BOSTON -- As the cloud market matures, customer behavior is changing and questions remain about where the true...
value of the technology will lie in the future.
A group of industry professionals tackled a variety of topics as part of a panel discussion on the future of the cloud last week at a Cloud Standards Customer Council symposium. They discussed the impact of savvy customers and looked ahead at trends around burgeoning cloud services, vendor lock-in issues and the role of open source.
One of the big cloud trends in consumption is resistance to subscription models, licensing fees or confusing long-term contracts with cloud providers that don't add up to what's advertised, according to James Pietrocarlo, vice president of business development at CloudOne, an Indianapolis, Indiana-based cloud software and systems development provider.
"What we're seeing in our clientele is a very strong push to pay as you go, pay for what you use when you use it, or don't pay for what you don't use," Pietrocarlo said.
Cloud computing will be billed in the same way as utilities in the future because of this growing customer demand, Pietrocarlo said.
Customers increasingly turn to multiple public and private clouds and use different vendors on different days, depending on their needs, the panelists said. And while the use of multiple clouds has its benefits, there are also risks enterprises should be aware of.
"One of problems I see in my practice is the fact that the business is trying to buy cloud services without going through the same process of sourcing that they used to for on-premises applications -- completely ignoring the interoperability issue," said Claude Baudoin, owner of cébé IT and Knowledge Management in Austin, Texas.
But customers who once used the umbrella term of cloud security to express their concerns about the new technologies have transitioned over the past 18 months to identify more specific issues, such as latency, privacy or availability, according to Axel Kirstetter, director of cloud solutions for Software AG, a software management provider in Darmstadt, Germany. This translates to buyers imposing certain minimum standards in these areas as part of service-level agreements.
"The entire notion of a managed security service as part of the cloud operations is probably going to be a much more relevant way to engage the entire network of cloud services that one has," Kirstetter said.
Cloud future looks open
The rising popularity of platform as a service (PaaS) was discussed and panelists predicted where the best value and innovation in the cloud will be.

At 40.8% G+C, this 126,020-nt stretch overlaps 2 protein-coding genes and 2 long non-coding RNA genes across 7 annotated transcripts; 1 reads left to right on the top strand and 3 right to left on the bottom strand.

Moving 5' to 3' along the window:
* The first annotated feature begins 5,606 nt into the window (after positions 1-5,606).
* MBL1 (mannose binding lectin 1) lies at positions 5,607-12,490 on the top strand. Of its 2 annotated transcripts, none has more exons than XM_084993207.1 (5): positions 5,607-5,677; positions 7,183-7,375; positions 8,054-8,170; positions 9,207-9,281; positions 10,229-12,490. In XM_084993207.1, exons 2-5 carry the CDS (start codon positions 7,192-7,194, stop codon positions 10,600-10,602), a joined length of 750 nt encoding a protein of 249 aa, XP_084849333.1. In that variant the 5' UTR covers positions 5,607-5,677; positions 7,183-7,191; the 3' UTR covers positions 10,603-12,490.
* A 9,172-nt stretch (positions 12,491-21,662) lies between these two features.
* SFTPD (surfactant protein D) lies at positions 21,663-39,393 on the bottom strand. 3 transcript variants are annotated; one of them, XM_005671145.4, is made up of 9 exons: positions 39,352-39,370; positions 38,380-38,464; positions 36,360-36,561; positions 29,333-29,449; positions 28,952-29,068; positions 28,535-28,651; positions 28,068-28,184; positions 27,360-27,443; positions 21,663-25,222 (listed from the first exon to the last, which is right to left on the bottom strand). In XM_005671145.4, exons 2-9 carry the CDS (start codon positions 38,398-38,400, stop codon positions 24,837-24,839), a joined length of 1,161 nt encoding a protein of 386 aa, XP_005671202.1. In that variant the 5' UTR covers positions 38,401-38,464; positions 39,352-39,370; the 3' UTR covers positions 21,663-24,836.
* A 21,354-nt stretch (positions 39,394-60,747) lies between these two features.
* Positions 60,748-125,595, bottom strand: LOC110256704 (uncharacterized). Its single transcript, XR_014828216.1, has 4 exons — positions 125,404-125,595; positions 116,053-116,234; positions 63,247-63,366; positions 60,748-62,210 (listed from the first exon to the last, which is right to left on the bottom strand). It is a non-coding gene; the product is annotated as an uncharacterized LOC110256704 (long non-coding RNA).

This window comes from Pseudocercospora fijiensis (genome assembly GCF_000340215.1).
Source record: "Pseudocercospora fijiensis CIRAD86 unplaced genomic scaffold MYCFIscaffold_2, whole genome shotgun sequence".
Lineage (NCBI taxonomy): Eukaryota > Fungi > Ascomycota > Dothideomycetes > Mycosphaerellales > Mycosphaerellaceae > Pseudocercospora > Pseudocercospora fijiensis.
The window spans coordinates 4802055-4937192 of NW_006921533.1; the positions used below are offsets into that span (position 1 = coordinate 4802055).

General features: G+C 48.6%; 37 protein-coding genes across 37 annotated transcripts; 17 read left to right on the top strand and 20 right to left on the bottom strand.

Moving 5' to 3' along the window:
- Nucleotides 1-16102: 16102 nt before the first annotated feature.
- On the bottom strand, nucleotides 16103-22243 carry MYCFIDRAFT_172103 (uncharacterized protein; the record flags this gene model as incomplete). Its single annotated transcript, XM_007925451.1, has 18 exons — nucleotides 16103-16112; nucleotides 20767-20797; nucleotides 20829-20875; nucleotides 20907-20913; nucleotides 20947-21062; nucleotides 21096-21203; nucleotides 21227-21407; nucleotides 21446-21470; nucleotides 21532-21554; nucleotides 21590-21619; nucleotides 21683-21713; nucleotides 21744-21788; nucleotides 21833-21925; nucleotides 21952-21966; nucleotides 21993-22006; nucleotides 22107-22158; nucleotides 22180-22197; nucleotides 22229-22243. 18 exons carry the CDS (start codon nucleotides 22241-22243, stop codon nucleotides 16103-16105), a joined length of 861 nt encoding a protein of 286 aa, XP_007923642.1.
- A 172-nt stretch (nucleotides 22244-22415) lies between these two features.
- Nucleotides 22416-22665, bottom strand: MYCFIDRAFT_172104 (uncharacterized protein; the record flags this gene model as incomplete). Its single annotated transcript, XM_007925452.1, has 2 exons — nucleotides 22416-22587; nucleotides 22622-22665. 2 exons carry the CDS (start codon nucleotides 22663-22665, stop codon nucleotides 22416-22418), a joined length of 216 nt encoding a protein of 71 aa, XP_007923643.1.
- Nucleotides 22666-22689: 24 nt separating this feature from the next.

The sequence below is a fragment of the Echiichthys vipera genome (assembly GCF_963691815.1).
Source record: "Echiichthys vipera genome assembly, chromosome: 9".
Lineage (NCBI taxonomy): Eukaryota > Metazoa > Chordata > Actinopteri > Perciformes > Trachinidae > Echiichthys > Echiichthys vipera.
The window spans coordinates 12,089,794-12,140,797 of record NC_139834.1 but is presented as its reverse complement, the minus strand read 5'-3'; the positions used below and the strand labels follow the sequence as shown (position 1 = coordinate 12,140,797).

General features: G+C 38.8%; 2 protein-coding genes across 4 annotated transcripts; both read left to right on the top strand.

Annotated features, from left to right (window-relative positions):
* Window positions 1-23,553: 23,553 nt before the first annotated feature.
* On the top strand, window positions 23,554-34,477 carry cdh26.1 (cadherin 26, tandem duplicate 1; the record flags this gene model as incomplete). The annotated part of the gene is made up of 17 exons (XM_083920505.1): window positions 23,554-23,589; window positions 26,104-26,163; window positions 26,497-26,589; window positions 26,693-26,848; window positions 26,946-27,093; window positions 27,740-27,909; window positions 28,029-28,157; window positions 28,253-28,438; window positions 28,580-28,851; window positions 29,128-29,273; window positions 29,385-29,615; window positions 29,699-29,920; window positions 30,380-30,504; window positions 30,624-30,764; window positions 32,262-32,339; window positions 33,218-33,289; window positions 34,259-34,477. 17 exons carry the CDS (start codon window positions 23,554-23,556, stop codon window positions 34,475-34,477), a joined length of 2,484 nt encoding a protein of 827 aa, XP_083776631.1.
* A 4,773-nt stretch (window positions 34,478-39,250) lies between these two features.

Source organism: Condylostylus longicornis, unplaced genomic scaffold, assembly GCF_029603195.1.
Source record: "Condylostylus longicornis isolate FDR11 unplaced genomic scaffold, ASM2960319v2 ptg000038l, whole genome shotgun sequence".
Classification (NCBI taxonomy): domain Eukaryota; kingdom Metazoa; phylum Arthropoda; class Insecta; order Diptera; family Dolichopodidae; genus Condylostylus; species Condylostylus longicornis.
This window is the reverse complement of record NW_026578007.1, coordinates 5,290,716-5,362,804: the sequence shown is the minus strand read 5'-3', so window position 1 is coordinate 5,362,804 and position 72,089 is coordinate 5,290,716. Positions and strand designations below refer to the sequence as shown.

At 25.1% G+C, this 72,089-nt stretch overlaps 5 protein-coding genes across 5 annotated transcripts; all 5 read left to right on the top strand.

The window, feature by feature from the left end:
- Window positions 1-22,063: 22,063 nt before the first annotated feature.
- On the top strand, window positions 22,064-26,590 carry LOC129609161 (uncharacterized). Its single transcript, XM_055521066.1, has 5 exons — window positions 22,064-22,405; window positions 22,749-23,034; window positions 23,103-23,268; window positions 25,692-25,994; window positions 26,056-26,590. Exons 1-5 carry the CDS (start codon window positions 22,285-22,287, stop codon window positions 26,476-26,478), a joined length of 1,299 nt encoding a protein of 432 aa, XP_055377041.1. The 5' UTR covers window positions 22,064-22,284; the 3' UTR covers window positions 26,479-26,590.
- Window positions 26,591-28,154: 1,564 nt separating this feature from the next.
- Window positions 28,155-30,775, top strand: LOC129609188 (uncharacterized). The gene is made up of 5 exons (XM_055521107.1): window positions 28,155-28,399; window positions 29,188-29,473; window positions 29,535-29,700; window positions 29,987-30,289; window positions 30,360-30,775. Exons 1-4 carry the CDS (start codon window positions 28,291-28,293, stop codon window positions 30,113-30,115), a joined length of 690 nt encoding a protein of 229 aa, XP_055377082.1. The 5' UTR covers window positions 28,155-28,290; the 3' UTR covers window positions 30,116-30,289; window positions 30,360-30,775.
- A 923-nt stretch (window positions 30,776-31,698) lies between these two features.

One of the big pushes for PaaS comes from startups using DevOps, panelists said. Another comes from the government, and not necessarily the IT departments, Kirstetter said. Departments within state and local agencies turn to PaaS as a means to improve public engagement through targeted applications tied to public services.
Panelists strongly advised customers against building their own platforms in the cloud because of the complexity involved. But because PaaS appeals to employees outside the IT department, one issue that must be dealt with is the proper testing and vetting of applications from citizen developers to ensure there isn't a time bomb waiting to go off.
The level of cloud lock-in also has to do with how much an enterprise's applications are rooted in a cloud vendor's programming construct; PaaS offers greater portability than infrastructure as a service (IaaS), according to Craig Lowery, executive director of cloud architecture at Dell.
"There are lots of ways to break the chain," Lowery said, "but typically if you're bound to infrastructure in any way, you're kind of stuck."
There was also discussion about the value of innovation from those who maintain a proprietary cloud, such as Amazon Web Services and Google Cloud Platform. Lowery said he would like to see the infrastructure level become commoditized, because the real value in the cloud will come from the ability to develop and deploy applications.
"We need infrastructure not to be the inhibitor," Lowery said. "It doesn't need to be the dictator of where our apps can run."
Several of the speakers touted the promise of OpenStack and the creation of common interfaces supported by some of the industry's largest vendors. That commonality will dramatically reduce the risk for vendor lock-in, according to Brad Topol, an IBM distinguished engineer focused on OpenStack deployments.
"The customer is not in that tough situation where [vendors can say], 'Well, you have to stick with us and surprise, the price went up,'" Topol said.
OpenStack is still in its infancy and hurdles remain, Topol acknowledged. But he said it has the potential to create a level playing field for vendors.
Several of the panelists were representatives from companies tied to either OpenStack or Cloud Foundry, but there wasn't total consensus from the audience that the proprietary players should get in line with the open source community.
But the diversity of approaches will only strengthen the technology, said Alan Sill, site director for cloud and autonomic computing at Texas Tech University.
"What we should be doing as technologists is encouraging this mixing and matching and encouraging the flourishing of solutions that solve particular business problems instead of getting into religious arguments about which approach is better," Sill said.
Trevor Jones is the news writer for SearchCloudComputing. You can reach him at firstname.lastname@example.org.
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